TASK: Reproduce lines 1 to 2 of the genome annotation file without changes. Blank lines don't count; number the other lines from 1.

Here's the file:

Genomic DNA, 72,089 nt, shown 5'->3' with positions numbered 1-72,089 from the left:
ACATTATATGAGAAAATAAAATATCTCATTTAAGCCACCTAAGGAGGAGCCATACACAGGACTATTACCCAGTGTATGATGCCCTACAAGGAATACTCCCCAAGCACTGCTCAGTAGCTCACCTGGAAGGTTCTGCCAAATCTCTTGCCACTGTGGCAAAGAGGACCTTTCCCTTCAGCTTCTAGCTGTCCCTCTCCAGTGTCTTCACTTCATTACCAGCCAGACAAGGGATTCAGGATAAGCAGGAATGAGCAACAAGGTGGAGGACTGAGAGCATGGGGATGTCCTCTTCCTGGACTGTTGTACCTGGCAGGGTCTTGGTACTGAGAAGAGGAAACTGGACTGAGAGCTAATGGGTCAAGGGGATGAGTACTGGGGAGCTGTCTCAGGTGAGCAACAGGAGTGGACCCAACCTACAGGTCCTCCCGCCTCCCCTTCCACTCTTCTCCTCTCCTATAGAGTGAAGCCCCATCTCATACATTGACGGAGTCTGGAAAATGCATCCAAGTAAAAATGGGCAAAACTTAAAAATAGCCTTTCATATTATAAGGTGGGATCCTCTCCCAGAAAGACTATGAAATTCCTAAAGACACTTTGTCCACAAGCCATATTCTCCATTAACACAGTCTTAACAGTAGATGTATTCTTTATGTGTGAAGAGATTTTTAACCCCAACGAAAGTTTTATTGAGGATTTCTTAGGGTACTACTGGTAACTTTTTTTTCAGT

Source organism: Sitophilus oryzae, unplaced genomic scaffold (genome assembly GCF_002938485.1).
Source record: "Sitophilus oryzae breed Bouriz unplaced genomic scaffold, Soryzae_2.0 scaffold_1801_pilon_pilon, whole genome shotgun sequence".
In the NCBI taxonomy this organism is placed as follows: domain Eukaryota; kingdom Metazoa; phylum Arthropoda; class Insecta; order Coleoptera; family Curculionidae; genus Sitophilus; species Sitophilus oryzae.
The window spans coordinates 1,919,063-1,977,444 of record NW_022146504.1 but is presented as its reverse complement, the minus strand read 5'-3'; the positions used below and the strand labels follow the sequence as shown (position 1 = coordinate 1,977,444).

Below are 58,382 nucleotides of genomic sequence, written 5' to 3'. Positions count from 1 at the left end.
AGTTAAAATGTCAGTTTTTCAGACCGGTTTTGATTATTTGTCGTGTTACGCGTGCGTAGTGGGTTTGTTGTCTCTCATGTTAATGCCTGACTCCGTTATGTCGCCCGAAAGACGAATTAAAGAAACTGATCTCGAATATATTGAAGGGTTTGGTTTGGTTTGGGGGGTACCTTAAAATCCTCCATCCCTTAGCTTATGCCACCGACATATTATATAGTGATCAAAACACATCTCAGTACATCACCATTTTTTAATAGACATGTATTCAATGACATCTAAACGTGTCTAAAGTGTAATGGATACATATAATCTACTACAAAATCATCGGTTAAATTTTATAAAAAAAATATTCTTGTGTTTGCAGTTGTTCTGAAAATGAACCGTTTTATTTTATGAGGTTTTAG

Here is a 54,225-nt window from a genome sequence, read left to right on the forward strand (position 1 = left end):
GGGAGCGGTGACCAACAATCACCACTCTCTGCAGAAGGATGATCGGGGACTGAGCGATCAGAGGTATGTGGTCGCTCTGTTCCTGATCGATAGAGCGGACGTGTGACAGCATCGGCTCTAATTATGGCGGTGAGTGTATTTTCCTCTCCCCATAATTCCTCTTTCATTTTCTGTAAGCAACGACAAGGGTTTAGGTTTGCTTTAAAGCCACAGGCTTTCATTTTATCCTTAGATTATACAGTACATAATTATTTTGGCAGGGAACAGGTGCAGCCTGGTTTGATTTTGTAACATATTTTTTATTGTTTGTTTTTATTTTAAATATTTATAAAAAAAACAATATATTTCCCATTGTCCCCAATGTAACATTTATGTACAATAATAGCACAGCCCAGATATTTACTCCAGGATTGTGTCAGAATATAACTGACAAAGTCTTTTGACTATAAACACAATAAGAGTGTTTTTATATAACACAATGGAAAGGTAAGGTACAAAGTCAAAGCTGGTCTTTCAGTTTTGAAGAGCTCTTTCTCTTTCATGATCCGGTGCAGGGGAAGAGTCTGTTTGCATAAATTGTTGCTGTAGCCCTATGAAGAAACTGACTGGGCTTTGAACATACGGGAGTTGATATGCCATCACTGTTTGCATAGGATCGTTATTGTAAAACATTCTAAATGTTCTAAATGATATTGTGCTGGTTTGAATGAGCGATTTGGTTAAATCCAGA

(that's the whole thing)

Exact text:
Genomic DNA, 72,089 nt, shown 5'->3' with positions numbered 1-72,089 from the left:
ACATTATATGAGAAAATAAAATATCTCATTTAAGCCACCTAAGGAGGAGCCATACACAGGACTATTACCCAGTGTATGATGCCCTACAAGGAATACTCCCCAAGCACTGCTCAGTAGCTCACCTGGAAGGTTCTGCCAAATCTCTTGCCACTGTGGCAAAGAGGACCTTTCCCTTCAGCTTCTAGCTGTCCCTCTCCAGTGTCTTCACTTCATTACCAGCCAGACAAGGGATTCAGGATAAGCAGGAATGAGCAACAAGGTGGAGGACTGAGAGCATGGGGATGTCCTCTTCCTGGACTGTTGTACCTGGCAGGGTCTTGGTACTGAGAAGAGGAAACTGGACTGAGAGCTAATGGGTCAAGGGGATGAGTACTGGGGAGCTGTCTCAGGTGAGCAACAGGAGTGGACCCAACCTACAGGTCCTCCCGCCTCCCCTTCCACTCTTCTCCTCTCCTATAGAGTGAAGCCCCATCTCATACATTGACGGAGTCTGGAAAATGCATCCAAGTAAAAATGGGCAAAACTTAAAAATAGCCTTTCATATTATAAGGTGGGATCCTCTCCCAGAAAGACTATGAAATTCCTAAAGACACTTTGTCCACAAGCCATATTCTCCATTAACACAGTCTTAACAGTAGATGTATTCTTTATGTGTGAAGAGATTTTTAACCCCAACGAAAGTTTTATTGAGGATTTCTTAGGGTACTACTGGTAACTTTTTTTTCAGT